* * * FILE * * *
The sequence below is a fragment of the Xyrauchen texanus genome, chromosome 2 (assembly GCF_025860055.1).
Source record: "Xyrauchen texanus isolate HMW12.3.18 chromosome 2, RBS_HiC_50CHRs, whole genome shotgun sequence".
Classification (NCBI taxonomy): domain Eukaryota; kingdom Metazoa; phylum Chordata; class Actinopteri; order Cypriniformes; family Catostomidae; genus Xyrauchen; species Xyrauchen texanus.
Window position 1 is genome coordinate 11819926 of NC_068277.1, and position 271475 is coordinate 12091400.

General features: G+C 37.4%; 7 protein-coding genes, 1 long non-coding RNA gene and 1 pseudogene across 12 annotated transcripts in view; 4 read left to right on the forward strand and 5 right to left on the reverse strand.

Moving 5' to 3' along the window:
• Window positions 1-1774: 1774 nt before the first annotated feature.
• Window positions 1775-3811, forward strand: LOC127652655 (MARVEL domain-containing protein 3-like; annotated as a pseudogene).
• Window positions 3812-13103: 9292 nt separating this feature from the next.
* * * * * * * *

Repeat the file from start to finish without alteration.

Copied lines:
The sequence below is a fragment of the Xyrauchen texanus genome, chromosome 2 (assembly GCF_025860055.1).
Source record: "Xyrauchen texanus isolate HMW12.3.18 chromosome 2, RBS_HiC_50CHRs, whole genome shotgun sequence".
Classification (NCBI taxonomy): domain Eukaryota; kingdom Metazoa; phylum Chordata; class Actinopteri; order Cypriniformes; family Catostomidae; genus Xyrauchen; species Xyrauchen texanus.
Window position 1 is genome coordinate 11819926 of NC_068277.1, and position 271475 is coordinate 12091400.

General features: G+C 37.4%; 7 protein-coding genes, 1 long non-coding RNA gene and 1 pseudogene across 12 annotated transcripts in view; 4 read left to right on the forward strand and 5 right to left on the reverse strand.

Moving 5' to 3' along the window:
• Window positions 1-1774: 1774 nt before the first annotated feature.
• Window positions 1775-3811, forward strand: LOC127652655 (MARVEL domain-containing protein 3-like; annotated as a pseudogene).
• Window positions 3812-13103: 9292 nt separating this feature from the next.